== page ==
Ideal Time & Elapsed Time technique is based on the assumption that instead of working an “ideal” 8-hour day, most of the engineers will spend about 6 hours a day fully focused on the task. Taking into account this focus factor, the team will estimate a 24-hours task as the one that will be finished in 4 days instead of 3 days.
According to the Standish Group 2015 Chaos Report, only 3 percent of large projects based on waterfall approach turn to be successful, whereas the success rate for agile project of the same size is 18 percent. For reference, the success rate for small waterfall projects is 44 percent. This perfectly explains why we encourage our clients to choose the product development approach.
Based on the concept of reducing waste and Just-in-time development, the key principles behind some of the most popular Agile methodologies, Vasco Duarte in his book #NoEstimates says: “People who find value on estimates are just addicted to a practice (estimation) to get something they find valuable: plans, comfort, uncertainty reduction, financial projections, sales proposals… But, again, these are not customer value. […] So they immediately fall under the label of waste.”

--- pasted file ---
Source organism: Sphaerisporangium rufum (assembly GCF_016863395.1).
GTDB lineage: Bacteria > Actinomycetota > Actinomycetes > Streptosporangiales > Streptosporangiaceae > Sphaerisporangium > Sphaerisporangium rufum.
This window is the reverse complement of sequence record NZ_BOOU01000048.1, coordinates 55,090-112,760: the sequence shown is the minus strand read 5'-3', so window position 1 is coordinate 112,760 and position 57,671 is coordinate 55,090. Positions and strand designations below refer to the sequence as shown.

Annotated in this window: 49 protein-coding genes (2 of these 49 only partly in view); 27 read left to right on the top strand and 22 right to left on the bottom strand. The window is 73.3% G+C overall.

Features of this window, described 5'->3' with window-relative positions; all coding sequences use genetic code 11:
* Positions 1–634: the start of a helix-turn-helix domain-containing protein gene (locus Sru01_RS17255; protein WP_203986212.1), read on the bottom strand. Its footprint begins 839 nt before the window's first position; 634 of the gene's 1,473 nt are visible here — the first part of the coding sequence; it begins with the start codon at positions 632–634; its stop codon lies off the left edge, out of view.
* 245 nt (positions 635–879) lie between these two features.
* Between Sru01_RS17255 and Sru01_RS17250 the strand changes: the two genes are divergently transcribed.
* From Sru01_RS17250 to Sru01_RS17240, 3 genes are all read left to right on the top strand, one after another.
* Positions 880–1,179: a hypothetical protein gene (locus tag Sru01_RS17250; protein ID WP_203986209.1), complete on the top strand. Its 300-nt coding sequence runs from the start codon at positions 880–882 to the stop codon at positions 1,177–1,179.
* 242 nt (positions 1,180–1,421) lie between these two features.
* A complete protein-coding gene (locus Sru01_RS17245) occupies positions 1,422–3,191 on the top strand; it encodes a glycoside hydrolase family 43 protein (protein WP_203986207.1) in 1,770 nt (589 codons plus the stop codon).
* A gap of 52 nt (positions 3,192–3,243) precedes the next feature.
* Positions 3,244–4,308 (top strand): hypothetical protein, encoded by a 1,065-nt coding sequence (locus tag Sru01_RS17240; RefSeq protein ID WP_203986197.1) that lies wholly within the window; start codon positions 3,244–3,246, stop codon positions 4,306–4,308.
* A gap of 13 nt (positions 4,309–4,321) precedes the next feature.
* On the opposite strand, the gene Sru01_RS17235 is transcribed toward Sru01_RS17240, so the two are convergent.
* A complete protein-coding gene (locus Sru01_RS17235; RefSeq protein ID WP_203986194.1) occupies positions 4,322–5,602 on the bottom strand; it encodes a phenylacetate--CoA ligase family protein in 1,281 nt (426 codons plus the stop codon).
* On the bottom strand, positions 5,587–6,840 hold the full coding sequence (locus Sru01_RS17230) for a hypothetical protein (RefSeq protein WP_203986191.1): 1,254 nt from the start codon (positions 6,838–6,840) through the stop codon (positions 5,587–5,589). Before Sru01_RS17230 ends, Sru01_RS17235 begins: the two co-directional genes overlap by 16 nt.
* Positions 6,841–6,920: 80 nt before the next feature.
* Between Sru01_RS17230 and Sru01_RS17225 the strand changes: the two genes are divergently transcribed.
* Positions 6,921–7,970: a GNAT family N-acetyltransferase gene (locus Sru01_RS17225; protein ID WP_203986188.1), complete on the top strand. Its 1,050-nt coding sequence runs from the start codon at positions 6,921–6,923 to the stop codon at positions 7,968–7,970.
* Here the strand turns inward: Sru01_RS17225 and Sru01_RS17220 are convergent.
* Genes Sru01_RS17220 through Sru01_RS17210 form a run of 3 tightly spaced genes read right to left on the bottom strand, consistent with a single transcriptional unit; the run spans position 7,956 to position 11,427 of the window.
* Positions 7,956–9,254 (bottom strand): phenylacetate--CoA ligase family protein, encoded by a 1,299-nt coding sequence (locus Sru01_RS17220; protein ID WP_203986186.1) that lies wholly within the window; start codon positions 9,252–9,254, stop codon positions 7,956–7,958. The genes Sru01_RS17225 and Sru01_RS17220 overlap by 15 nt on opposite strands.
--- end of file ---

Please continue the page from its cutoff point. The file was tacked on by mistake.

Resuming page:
Still, being able to predict and plan your expenses in advance might be vitally important for your business. The best way to go about this dilemma is to think of any estimate as of an assumption, not as something that is set in stone. After all, deadlines and budgets may change. What doesn’t change is the value and advantage that you gain with high-quality software.